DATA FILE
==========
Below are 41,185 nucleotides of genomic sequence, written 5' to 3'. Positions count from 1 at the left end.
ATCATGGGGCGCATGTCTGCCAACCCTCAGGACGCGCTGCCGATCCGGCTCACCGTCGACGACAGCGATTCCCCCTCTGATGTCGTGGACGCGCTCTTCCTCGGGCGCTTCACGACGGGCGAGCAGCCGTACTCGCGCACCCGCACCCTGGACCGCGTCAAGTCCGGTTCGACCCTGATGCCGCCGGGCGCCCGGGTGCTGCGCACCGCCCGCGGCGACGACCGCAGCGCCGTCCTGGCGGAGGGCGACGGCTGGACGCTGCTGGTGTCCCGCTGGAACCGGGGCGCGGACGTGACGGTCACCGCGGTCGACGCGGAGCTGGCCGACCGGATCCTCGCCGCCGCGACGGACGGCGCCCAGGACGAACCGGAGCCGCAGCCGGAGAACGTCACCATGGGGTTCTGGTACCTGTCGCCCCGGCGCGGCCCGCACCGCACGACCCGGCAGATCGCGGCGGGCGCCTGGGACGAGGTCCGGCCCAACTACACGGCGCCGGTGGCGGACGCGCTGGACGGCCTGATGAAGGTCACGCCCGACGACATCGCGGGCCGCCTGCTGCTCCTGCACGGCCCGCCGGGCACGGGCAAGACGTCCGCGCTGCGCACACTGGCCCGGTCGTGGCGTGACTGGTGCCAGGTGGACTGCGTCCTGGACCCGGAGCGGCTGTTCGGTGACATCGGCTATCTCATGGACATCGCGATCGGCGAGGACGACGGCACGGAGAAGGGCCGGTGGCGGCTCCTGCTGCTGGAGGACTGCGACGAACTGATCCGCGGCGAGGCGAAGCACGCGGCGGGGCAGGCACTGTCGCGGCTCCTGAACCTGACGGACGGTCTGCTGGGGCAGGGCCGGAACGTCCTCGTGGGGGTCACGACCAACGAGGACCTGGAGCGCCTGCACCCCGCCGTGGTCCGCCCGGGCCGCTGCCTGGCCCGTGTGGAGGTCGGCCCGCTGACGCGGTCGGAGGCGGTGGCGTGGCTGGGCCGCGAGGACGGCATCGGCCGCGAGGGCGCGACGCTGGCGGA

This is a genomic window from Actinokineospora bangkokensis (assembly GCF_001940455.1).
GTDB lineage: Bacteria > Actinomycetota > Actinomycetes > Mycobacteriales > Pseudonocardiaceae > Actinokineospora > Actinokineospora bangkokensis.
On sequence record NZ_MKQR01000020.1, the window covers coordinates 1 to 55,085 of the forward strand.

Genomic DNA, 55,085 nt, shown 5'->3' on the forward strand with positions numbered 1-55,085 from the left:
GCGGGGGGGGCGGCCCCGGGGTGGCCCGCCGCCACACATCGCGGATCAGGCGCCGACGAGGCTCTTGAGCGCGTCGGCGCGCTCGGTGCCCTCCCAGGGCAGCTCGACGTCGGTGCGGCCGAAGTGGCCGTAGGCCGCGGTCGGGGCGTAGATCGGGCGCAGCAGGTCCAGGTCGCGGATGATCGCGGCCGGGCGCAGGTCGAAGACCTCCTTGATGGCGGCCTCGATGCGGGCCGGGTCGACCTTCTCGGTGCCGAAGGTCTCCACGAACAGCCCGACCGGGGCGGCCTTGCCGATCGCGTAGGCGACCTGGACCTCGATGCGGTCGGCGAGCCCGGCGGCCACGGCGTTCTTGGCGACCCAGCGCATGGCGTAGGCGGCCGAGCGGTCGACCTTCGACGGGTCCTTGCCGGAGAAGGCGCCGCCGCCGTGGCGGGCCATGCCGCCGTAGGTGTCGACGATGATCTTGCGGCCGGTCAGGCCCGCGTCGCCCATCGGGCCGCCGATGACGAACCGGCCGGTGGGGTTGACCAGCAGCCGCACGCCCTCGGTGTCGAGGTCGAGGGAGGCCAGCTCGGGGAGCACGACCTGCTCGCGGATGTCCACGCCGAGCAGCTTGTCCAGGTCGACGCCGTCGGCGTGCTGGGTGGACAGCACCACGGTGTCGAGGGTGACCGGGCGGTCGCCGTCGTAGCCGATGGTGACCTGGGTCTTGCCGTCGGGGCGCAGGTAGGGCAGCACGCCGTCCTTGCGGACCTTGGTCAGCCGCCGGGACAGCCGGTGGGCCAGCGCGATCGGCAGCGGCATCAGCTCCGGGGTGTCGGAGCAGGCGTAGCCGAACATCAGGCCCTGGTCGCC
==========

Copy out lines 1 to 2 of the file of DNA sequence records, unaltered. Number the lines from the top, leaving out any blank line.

Below are 41,185 nucleotides of genomic sequence, written 5' to 3'. Positions count from 1 at the left end.
ATCATGGGGCGCATGTCTGCCAACCCTCAGGACGCGCTGCCGATCCGGCTCACCGTCGACGACAGCGATTCCCCCTCTGATGTCGTGGACGCGCTCTTCCTCGGGCGCTTCACGACGGGCGAGCAGCCGTACTCGCGCACCCGCACCCTGGACCGCGTCAAGTCCGGTTCGACCCTGATGCCGCCGGGCGCCCGGGTGCTGCGCACCGCCCGCGGCGACGACCGCAGCGCCGTCCTGGCGGAGGGCGACGGCTGGACGCTGCTGGTGTCCCGCTGGAACCGGGGCGCGGACGTGACGGTCACCGCGGTCGACGCGGAGCTGGCCGACCGGATCCTCGCCGCCGCGACGGACGGCGCCCAGGACGAACCGGAGCCGCAGCCGGAGAACGTCACCATGGGGTTCTGGTACCTGTCGCCCCGGCGCGGCCCGCACCGCACGACCCGGCAGATCGCGGCGGGCGCCTGGGACGAGGTCCGGCCCAACTACACGGCGCCGGTGGCGGACGCGCTGGACGGCCTGATGAAGGTCACGCCCGACGACATCGCGGGCCGCCTGCTGCTCCTGCACGGCCCGCCGGGCACGGGCAAGACGTCCGCGCTGCGCACACTGGCCCGGTCGTGGCGTGACTGGTGCCAGGTGGACTGCGTCCTGGACCCGGAGCGGCTGTTCGGTGACATCGGCTATCTCATGGACATCGCGATCGGCGAGGACGACGGCACGGAGAAGGGCCGGTGGCGGCTCCTGCTGCTGGAGGACTGCGACGAACTGATCCGCGGCGAGGCGAAGCACGCGGCGGGGCAGGCACTGTCGCGGCTCCTGAACCTGACGGACGGTCTGCTGGGGCAGGGCCGGAACGTCCTCGTGGGGGTCACGACCAACGAGGACCTGGAGCGCCTGCACCCCGCCGTGGTCCGCCCGGGCCGCTGCCTGGCCCGTGTGGAGGTCGGCCCGCTGACGCGGTCGGAGGCGGTGGCGTGGCTGGGCCGCGAGGACGGCATCGGCCGCGAGGGCGCGACGCTGGCGGA